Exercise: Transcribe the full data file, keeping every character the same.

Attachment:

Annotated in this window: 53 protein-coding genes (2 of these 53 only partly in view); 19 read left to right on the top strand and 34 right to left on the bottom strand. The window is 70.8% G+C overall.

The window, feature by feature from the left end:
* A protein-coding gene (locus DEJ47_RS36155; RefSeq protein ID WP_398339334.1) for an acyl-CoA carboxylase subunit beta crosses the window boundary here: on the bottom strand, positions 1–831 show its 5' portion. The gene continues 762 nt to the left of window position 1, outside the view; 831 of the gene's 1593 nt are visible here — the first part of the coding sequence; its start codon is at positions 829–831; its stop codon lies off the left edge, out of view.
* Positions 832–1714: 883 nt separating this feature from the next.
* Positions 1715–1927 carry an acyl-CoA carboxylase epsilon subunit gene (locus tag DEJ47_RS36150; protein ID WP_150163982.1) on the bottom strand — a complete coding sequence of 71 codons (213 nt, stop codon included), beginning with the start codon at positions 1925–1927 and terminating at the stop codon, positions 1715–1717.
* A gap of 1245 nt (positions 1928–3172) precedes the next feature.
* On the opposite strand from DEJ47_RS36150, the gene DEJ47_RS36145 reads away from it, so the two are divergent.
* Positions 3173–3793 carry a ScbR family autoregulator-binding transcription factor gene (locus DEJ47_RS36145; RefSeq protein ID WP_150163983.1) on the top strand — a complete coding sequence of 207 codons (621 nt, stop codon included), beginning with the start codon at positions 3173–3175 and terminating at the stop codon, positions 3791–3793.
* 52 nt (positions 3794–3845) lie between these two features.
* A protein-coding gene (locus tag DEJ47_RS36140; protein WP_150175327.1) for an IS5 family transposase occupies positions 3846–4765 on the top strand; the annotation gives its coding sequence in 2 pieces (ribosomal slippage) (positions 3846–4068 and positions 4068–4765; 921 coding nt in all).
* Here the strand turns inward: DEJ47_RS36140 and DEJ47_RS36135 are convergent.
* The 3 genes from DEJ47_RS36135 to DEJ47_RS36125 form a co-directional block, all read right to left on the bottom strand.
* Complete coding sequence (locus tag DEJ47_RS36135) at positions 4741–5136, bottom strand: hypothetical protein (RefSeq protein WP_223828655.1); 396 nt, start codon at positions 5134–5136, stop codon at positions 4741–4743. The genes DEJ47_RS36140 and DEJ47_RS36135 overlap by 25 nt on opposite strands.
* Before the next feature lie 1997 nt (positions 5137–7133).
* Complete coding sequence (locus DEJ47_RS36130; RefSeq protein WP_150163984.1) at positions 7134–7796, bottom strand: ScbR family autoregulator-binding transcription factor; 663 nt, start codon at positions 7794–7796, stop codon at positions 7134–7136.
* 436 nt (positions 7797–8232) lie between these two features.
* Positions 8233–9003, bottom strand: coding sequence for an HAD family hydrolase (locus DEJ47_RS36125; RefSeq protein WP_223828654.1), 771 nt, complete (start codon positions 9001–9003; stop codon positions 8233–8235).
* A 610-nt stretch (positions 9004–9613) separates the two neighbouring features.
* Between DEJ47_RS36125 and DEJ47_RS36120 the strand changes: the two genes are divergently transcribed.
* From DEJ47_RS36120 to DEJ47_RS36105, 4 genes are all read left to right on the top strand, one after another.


Annotated in this window: 53 protein-coding genes (2 of these 53 only partly in view); 19 read left to right on the top strand and 34 right to left on the bottom strand. The window is 70.8% G+C overall.

The window, feature by feature from the left end:
* A protein-coding gene (locus DEJ47_RS36155; RefSeq protein ID WP_398339334.1) for an acyl-CoA carboxylase subunit beta crosses the window boundary here: on the bottom strand, positions 1–831 show its 5' portion. The gene continues 762 nt to the left of window position 1, outside the view; 831 of the gene's 1593 nt are visible here — the first part of the coding sequence; its start codon is at positions 829–831; its stop codon lies off the left edge, out of view.
* Positions 832–1714: 883 nt separating this feature from the next.
* Positions 1715–1927 carry an acyl-CoA carboxylase epsilon subunit gene (locus tag DEJ47_RS36150; protein ID WP_150163982.1) on the bottom strand — a complete coding sequence of 71 codons (213 nt, stop codon included), beginning with the start codon at positions 1925–1927 and terminating at the stop codon, positions 1715–1717.
* A gap of 1245 nt (positions 1928–3172) precedes the next feature.
* On the opposite strand from DEJ47_RS36150, the gene DEJ47_RS36145 reads away from it, so the two are divergent.
* Positions 3173–3793 carry a ScbR family autoregulator-binding transcription factor gene (locus DEJ47_RS36145; RefSeq protein ID WP_150163983.1) on the top strand — a complete coding sequence of 207 codons (621 nt, stop codon included), beginning with the start codon at positions 3173–3175 and terminating at the stop codon, positions 3791–3793.
* 52 nt (positions 3794–3845) lie between these two features.
* A protein-coding gene (locus tag DEJ47_RS36140; protein WP_150175327.1) for an IS5 family transposase occupies positions 3846–4765 on the top strand; the annotation gives its coding sequence in 2 pieces (ribosomal slippage) (positions 3846–4068 and positions 4068–4765; 921 coding nt in all).
* Here the strand turns inward: DEJ47_RS36140 and DEJ47_RS36135 are convergent.
* The 3 genes from DEJ47_RS36135 to DEJ47_RS36125 form a co-directional block, all read right to left on the bottom strand.
* Complete coding sequence (locus tag DEJ47_RS36135) at positions 4741–5136, bottom strand: hypothetical protein (RefSeq protein WP_223828655.1); 396 nt, start codon at positions 5134–5136, stop codon at positions 4741–4743. The genes DEJ47_RS36140 and DEJ47_RS36135 overlap by 25 nt on opposite strands.
* Before the next feature lie 1997 nt (positions 5137–7133).
* Complete coding sequence (locus DEJ47_RS36130; RefSeq protein WP_150163984.1) at positions 7134–7796, bottom strand: ScbR family autoregulator-binding transcription factor; 663 nt, start codon at positions 7794–7796, stop codon at positions 7134–7136.
* 436 nt (positions 7797–8232) lie between these two features.
* Positions 8233–9003, bottom strand: coding sequence for an HAD family hydrolase (locus DEJ47_RS36125; RefSeq protein WP_223828654.1), 771 nt, complete (start codon positions 9001–9003; stop codon positions 8233–8235).
* A 610-nt stretch (positions 9004–9613) separates the two neighbouring features.
* Between DEJ47_RS36125 and DEJ47_RS36120 the strand changes: the two genes are divergently transcribed.
* From DEJ47_RS36120 to DEJ47_RS36105, 4 genes are all read left to right on the top strand, one after another.